Sa Ri One
In an earlier post on Atlanta’s Seoul Gardens Korean Japanese Restaurant, I talked about bulgogi, Korean barbeque.
A restaurant in Tampa that I’ve gone to ever since it opened is Sa Ri One Korean Bulgogi Restaurant (3940 W. Cypress St., Tampa, FL 33606; 813-874-2911). It’s a little pricey, but not so much at lunchtime which is when I usually go. It’s an excellent restaurant with really good food that I’ve introduced many friends to over the years. I don’t get back as often as I’d like since moving to St. Pete, but when on the Tampa side, if possible, I try to contrive to be in Sa Ri One’s neighborhood around lunch.
Please give it a try. It’s small, intimate, family owned and operated, and they’ve always been very helpful if there was something I didn’t understand or a side dish I couldn’t figure out. Although bento box lunches are Japanese, not Korean, at lunchtime, they have all their dishes available bento style, with a little of this, a little of that, plus the traditional Korean side dishes (banchan). It’s the best deal price-wise.
I usually get the chicken bulgogi, but one day, I was feeling sort of “off my feed,” a bit out of sorts and not terribly hungry. The waiter suggested I try their potato pancake, kamja jeon. It was a good call: light, nourishing without being filling, very fragrant, very tasty. I suppose one large very thin pancake could be split—as a side dish or appetizer—by two people, but it was just right as the main fare for me, alone. I was also in a “vegetarian” frame of mind that day (I’m not always) and the waiter assured me it was vegetarian. Here’s another recipe for Korean potato pancakes at Skindleshanks blog.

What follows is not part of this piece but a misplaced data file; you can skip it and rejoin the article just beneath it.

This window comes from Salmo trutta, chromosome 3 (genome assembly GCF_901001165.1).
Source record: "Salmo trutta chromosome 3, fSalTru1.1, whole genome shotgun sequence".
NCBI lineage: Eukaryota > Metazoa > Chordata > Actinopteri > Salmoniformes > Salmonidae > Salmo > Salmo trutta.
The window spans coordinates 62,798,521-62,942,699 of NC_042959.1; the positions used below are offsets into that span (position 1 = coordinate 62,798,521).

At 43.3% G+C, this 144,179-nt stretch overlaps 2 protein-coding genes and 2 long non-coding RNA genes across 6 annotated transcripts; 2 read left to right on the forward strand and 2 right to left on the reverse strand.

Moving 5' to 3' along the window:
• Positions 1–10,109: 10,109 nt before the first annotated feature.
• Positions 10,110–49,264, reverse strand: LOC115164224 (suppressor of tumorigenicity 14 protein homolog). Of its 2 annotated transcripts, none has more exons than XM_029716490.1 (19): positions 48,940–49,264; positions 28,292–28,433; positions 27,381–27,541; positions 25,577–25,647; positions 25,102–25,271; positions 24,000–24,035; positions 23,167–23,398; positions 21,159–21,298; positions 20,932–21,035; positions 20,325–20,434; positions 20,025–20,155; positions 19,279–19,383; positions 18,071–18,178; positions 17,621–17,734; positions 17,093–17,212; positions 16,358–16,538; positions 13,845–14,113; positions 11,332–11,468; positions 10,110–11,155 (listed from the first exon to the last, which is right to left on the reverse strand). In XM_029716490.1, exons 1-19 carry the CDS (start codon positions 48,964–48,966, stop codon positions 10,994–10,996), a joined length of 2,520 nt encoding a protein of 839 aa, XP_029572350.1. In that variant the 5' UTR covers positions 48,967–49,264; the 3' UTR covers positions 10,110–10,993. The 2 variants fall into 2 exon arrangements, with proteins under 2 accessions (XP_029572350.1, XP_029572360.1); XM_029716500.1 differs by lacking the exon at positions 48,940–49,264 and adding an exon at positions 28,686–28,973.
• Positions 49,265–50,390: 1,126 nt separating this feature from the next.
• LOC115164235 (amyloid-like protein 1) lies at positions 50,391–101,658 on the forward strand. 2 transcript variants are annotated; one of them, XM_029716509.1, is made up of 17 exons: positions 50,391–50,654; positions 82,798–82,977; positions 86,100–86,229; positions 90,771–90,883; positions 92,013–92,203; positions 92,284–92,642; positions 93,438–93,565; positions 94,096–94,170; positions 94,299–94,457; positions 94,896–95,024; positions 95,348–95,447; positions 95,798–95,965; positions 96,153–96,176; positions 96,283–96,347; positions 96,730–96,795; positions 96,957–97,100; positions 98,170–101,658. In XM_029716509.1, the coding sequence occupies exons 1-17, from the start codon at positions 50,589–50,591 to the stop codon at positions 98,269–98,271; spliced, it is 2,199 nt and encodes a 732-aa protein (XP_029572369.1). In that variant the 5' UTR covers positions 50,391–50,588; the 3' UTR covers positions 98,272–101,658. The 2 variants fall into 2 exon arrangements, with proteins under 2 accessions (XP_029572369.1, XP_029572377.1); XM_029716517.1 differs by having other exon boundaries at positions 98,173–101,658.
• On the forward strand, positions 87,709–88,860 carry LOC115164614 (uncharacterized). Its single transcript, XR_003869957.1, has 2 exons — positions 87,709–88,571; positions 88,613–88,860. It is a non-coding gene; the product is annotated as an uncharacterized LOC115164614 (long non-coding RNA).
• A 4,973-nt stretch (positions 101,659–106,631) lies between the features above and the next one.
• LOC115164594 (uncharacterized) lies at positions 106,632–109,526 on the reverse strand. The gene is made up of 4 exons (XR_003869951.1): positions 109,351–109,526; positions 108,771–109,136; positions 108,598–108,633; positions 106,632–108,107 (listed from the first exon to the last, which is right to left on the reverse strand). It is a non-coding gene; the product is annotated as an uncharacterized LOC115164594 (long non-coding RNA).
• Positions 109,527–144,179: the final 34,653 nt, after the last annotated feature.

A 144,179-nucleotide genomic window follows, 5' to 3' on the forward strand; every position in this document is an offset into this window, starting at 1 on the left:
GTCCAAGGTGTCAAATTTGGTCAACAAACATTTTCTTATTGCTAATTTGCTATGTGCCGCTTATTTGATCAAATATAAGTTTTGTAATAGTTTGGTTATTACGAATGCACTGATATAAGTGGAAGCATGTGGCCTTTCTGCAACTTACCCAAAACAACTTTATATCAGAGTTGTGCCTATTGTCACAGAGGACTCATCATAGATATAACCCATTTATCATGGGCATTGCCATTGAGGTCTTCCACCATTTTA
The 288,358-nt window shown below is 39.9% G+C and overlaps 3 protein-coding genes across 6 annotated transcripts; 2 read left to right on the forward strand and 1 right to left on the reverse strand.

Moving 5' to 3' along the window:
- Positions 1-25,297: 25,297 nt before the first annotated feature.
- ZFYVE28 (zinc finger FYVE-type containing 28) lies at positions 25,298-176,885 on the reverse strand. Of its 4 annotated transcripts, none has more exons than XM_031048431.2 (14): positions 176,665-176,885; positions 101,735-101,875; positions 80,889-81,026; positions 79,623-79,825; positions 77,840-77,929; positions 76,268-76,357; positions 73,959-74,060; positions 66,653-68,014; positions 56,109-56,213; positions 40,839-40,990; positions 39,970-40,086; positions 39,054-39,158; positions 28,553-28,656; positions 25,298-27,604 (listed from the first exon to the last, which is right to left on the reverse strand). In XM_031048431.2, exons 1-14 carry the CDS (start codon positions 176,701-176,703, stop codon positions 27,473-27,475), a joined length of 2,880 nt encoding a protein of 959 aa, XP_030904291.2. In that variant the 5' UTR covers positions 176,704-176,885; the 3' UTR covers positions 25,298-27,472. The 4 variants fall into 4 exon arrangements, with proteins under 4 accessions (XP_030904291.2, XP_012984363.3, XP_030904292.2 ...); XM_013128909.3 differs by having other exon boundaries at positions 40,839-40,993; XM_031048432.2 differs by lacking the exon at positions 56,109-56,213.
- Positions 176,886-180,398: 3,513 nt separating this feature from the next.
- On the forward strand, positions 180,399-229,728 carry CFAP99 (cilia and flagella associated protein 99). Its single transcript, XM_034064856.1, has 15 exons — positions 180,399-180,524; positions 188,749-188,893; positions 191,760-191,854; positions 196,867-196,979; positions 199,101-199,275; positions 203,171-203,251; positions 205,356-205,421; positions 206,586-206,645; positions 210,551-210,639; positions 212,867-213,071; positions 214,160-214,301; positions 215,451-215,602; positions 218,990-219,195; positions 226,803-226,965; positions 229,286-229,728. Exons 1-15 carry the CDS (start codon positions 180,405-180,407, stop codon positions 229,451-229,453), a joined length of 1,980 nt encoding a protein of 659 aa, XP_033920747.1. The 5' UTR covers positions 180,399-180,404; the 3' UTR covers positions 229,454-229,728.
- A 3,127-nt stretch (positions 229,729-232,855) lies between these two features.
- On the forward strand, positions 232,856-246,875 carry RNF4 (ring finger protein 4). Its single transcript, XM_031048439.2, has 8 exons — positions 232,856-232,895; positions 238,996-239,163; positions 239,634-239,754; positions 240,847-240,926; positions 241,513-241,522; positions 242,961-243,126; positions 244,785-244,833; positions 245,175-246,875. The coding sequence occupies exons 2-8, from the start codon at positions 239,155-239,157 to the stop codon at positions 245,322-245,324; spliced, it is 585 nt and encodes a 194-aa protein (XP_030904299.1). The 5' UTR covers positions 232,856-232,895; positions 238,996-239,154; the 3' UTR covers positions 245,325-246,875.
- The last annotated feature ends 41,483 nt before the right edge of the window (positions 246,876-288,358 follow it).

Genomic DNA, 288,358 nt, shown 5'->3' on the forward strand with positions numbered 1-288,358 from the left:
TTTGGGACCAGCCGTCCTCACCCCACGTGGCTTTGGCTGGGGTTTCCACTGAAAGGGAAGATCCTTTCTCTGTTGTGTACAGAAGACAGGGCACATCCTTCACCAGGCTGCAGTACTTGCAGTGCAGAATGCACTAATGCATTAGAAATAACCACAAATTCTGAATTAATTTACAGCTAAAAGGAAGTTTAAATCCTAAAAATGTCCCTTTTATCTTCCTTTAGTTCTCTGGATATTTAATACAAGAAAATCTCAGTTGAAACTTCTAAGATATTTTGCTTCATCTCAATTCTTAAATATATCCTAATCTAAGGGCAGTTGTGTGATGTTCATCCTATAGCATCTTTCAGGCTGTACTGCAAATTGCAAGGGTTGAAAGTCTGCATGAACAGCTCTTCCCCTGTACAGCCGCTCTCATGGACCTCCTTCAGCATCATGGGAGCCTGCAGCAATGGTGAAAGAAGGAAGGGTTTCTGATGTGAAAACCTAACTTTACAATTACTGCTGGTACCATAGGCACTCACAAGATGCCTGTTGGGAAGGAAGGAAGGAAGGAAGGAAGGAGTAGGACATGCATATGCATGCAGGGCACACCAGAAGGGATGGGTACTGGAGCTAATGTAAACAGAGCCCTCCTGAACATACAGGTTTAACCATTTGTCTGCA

I suppose one reason the kamja jeon had such a “comfort food” effect on me was that our family often had potato pancakes when I was a child (rural preacher’s families often only had potatoes and onions in their larder in those days). Nothing better than a potato pancake on a cold Saturday morning, topped off with apple butter!
Potato pancakes are, of course, a comfort food for just about every culture that grows potatoes. Jewish Latkes, Swedish Rarakor, German Kartoffelpuffer! Indian, Russian, Ukrainian, and Belarusian cuisines also have their own style of potato pancakes. I wouldn’t be surprised if it were true for many other cultures.
Earlier this year, I tried making the Bobby Flay recipe, Blue Corn Crab Cakes
with Mango-Green Onion Relish, for a friend and myself. They tasted great, but somehow I didn’t get all the relative proportions of ingredients correct because, they completely fell apart. They looked horrible but they tasted great!
Well…writing about the potato pancakes at Sa Ri One made me terrifically hungry for potato pancakes. Alas, no pancakes in this home, nor have there been for decades, other than the occasional sweet potato. But, I happened to have some leftover brown rice in the fridge. So, I climbed on the Internet and started searching for rice pancakes. There are such things–mainly Thai is what I found–but every recipe I found had sugar in it. I was in the mood for “savory,” not “sweet.”
I decided to try the recipe for Korean potato pancakes from a food blog with a very nifty niche, Pancakes at Dawn, but substituting leftover brown rice for the leftover potatoes. The results were just like my failed crab cakes. They completely fell apart, but…they tasted great (snapshot immediately below).
I suspect there’s more starch in potatoes than in rice and that would hold the ingredients together better. I’m going to buy some potatoes and try the Pancakes at Dawn recipe again. I suspect they’ll turn out great if I follow the recipe.
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